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When you finish watching a video, you can further practice what you’ve learned by doing exercises and quizzes. You’ll have many sample sentences with missing words that’ll require you to sharpen your reading and detective skills.

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If you prefer to read and watch à la carte, you can always use the video dictionary feature. Search for the word or grammar topic you want to watch and read about and you’ll get a list of all the flashcards and videos related to your search.

Summing up, if you want to improve your reading comprehension while boosting the rest of your language skills in a fun and efficient way, FluentU is your best friend. Give it a try for free and see for yourself!

Take notes while you read

While reading, you can write down words you don’t know or grammar structures that are interesting or new to you, copy sentences that catch your attention, summarize paragraphs as you read… The possibilities of combining writing and reading are endless.

By adding writing to your reading sessions, you’ll be transforming a typically passive activity into an active learning process, which will allow you to engage with the text and, thus, learn more while you read.

Learn vocabulary and grammar

Vocabulary and grammar, on the one hand, and reading, on the other hand, are closely interconnected.

The more words and grammar rules you know, the easier it’ll be to understand Italian when you read. Likewise, the more you read, the more words and grammar rules your brain will be bombarded with.

Learn reading, vocabulary and grammar in tandem to create an infinite learning loop that’ll quickly lead you to fluency in Italian.

Set achievable goals

I like to set small reading goals even when I read in Spanish.

You can choose the type of goal you want to achieve and how much time you want to spend reading, but having goals will make you accountable and will motivate you to read in Italian even when you don’t feel like it.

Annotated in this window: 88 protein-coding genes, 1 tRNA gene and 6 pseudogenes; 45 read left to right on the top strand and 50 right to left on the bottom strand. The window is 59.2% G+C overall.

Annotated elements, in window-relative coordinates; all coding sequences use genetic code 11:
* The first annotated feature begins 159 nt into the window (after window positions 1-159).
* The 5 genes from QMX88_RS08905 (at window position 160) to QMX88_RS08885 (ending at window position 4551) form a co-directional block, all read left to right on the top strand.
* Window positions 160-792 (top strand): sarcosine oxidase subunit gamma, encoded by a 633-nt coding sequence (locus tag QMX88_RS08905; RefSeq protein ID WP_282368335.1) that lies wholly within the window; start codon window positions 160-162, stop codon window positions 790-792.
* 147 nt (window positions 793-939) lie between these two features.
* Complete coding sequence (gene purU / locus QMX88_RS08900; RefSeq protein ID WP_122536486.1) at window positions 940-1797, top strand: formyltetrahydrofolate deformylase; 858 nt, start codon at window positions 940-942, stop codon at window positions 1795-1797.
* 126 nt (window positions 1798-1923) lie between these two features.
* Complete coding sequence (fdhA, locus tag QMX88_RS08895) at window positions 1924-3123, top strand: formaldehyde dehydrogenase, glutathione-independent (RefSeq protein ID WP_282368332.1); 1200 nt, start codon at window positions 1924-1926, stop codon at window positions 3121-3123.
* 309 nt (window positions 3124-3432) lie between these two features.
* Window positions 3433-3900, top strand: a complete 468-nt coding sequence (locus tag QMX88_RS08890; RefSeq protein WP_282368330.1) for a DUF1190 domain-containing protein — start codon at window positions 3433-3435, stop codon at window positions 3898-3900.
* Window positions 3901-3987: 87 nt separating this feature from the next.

Some examples of small goals can be: reading Italian texts for 15 minutes every day, reading five pages of any Italian book, newspaper or magazine a day, reading actively and taking notes for one page every evening or anything else that suits your study schedule.

Practice every day

As with every other major language skill, reading has to be practiced often in order to get the best results.

You don’t need to read one book a week to improve your reading skills, though. Just 15 minutes every day can be enough if you’re really systematic.

Summarize what you read

Writing a short summary of what you read each day is an awesome exercise that’ll force you to think and write in Italian.

Your summaries don’t have to be more than 100-200 words. The goal here is to use the words and grammar constructions you’ve learned while reading. This will help you recognize and understand them easily the next time you find them while reading.

Read out loud

Reading out loud has many benefits not many of us are aware of.

When you read out loud, you’re reading actively. This means you’re more focused on the task you’re doing, which in turn helps you learn and remember new words and grammar constructions more efficiently.